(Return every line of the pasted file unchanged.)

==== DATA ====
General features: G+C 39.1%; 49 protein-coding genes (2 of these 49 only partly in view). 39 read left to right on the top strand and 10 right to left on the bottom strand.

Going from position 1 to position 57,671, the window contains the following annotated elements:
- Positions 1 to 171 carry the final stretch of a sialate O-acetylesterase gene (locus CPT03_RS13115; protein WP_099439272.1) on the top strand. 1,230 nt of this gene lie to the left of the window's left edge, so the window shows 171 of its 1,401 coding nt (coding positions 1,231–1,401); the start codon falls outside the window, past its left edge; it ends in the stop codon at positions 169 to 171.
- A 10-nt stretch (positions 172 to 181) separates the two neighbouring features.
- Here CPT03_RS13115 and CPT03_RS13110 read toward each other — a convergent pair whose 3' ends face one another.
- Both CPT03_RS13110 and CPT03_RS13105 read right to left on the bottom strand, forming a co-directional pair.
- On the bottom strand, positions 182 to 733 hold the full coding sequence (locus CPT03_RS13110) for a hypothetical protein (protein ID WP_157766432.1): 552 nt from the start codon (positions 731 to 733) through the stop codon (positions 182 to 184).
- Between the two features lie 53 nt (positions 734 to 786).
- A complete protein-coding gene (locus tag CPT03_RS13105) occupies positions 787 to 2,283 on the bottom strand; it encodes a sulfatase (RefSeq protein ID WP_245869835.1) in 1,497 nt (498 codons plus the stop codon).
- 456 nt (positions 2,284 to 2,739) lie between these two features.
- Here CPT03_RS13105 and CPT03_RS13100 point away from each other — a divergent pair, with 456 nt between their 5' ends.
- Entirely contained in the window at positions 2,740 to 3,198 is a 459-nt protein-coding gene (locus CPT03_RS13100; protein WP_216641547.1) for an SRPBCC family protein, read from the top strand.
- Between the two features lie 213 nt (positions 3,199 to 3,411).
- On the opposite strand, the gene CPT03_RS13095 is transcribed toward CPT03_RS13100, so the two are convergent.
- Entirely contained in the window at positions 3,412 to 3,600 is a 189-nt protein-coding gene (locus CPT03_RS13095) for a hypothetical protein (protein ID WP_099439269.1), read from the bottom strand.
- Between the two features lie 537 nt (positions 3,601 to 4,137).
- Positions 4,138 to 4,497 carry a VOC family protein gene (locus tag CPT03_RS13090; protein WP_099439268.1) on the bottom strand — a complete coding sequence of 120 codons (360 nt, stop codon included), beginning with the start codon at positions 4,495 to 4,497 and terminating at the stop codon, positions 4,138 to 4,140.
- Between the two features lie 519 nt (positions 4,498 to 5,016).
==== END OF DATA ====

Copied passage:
General features: G+C 39.1%; 49 protein-coding genes (2 of these 49 only partly in view). 39 read left to right on the top strand and 10 right to left on the bottom strand.

Going from position 1 to position 57,671, the window contains the following annotated elements:
- Positions 1 to 171 carry the final stretch of a sialate O-acetylesterase gene (locus CPT03_RS13115; protein WP_099439272.1) on the top strand. 1,230 nt of this gene lie to the left of the window's left edge, so the window shows 171 of its 1,401 coding nt (coding positions 1,231–1,401); the start codon falls outside the window, past its left edge; it ends in the stop codon at positions 169 to 171.
- A 10-nt stretch (positions 172 to 181) separates the two neighbouring features.
- Here CPT03_RS13115 and CPT03_RS13110 read toward each other — a convergent pair whose 3' ends face one another.
- Both CPT03_RS13110 and CPT03_RS13105 read right to left on the bottom strand, forming a co-directional pair.
- On the bottom strand, positions 182 to 733 hold the full coding sequence (locus CPT03_RS13110) for a hypothetical protein (protein ID WP_157766432.1): 552 nt from the start codon (positions 731 to 733) through the stop codon (positions 182 to 184).
- Between the two features lie 53 nt (positions 734 to 786).
- A complete protein-coding gene (locus tag CPT03_RS13105) occupies positions 787 to 2,283 on the bottom strand; it encodes a sulfatase (RefSeq protein ID WP_245869835.1) in 1,497 nt (498 codons plus the stop codon).
- 456 nt (positions 2,284 to 2,739) lie between these two features.
- Here CPT03_RS13105 and CPT03_RS13100 point away from each other — a divergent pair, with 456 nt between their 5' ends.
- Entirely contained in the window at positions 2,740 to 3,198 is a 459-nt protein-coding gene (locus CPT03_RS13100; protein WP_216641547.1) for an SRPBCC family protein, read from the top strand.
- Between the two features lie 213 nt (positions 3,199 to 3,411).
- On the opposite strand, the gene CPT03_RS13095 is transcribed toward CPT03_RS13100, so the two are convergent.
- Entirely contained in the window at positions 3,412 to 3,600 is a 189-nt protein-coding gene (locus CPT03_RS13095) for a hypothetical protein (protein ID WP_099439269.1), read from the bottom strand.
- Between the two features lie 537 nt (positions 3,601 to 4,137).
- Positions 4,138 to 4,497 carry a VOC family protein gene (locus tag CPT03_RS13090; protein WP_099439268.1) on the bottom strand — a complete coding sequence of 120 codons (360 nt, stop codon included), beginning with the start codon at positions 4,495 to 4,497 and terminating at the stop codon, positions 4,138 to 4,140.
- Between the two features lie 519 nt (positions 4,498 to 5,016).